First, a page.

For the Marines, the Security element of Transition, especially the training and advising piece, can be somewhat counter intuitive for the American military mind. Our traditions and our ethos are steeped in the institutional practice of empowering young leaders and solving problems at the lowest levels. Our ranks are replete with Type A, problem solvers and aggressive, smart young enlisted who want to “fix” and change things, in this case the Iraqis and their seemingly bad habits. But the Iraqis do not adhere or subscribe to a Western military mindset. Arab militaries, for the most part, do not have any tradition of expecting their Corporals and Sergeants to take decisions; that is left to the Captains and Majors. However, the Iraqi soldier, or “jundi” is desirous of a challenge, eager to learn and show he is competent and capable, and their officers are, for the most part, quite seasoned. We Americans often look at their Army and Police with a very critical eye and see their shortcomings compared to our capabilities as deficiencies we must address and indeed correct before we can depart and deem our mission a success. But our trainers and advisors must fight this urge to try and remake the Iraqis in our image, for the longer we persist with this line of thinking, the more the Iraqis will lean on us and expect more from us. We are, as one departing colonel told me, “advisors, not providers” and the sooner we embrace that philosophy, the sooner the Iraqis will begin to solve their problems in their own time and in their own way. They are already doing this in many areas, we are simply here to ensure they make progress, but over time, that progress will have to be defined more by them, and less by us.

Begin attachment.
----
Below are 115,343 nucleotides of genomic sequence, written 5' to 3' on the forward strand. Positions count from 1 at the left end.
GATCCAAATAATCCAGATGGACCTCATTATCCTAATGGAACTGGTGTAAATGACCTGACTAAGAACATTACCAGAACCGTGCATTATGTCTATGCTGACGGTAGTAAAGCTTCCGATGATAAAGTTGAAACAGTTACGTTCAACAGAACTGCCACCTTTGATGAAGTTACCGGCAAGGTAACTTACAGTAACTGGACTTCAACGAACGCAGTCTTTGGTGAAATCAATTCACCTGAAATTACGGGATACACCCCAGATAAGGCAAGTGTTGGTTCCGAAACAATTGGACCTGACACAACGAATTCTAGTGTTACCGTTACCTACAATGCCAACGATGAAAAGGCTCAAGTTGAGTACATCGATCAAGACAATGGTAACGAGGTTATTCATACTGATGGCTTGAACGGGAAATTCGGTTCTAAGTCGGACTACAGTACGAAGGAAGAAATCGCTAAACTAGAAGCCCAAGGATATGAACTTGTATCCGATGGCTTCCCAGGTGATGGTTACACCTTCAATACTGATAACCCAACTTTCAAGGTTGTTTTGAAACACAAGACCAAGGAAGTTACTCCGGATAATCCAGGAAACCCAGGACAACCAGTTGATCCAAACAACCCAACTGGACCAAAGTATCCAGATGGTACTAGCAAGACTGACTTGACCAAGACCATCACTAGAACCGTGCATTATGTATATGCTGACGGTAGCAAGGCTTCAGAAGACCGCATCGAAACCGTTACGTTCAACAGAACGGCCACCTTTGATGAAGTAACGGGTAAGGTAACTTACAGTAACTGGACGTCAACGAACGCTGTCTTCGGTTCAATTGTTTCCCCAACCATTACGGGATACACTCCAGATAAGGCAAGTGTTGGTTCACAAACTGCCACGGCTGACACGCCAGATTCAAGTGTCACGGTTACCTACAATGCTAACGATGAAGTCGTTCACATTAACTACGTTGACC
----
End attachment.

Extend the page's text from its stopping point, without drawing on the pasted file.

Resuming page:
For those of you wondering where and when this relationship ends, it won’t, at least for another twenty years, perhaps much longer. We have made a long term moral, financial, and military commitment to the Iraqis and we are not going to renege on that commitment, regardless of the political rhetoric in Washington DC or on the campaign trail. Our degree of involvement and numbers of troops will decline in the years ahead, but it is obvious to me that we will have troops working alongside the Iraqis, just as we have the South Koreans and the Germans, for at least another generation. By that time, it is my hope that the young barefooted Iraqi boys, who passed me by the other day, pushing carts to Fallujah, will have had an opportunity to go to school, find an honorable way to earn a living, and raise their families in peace.
Semper Fidelis,
Brooks D.Tucker
Major, USMCR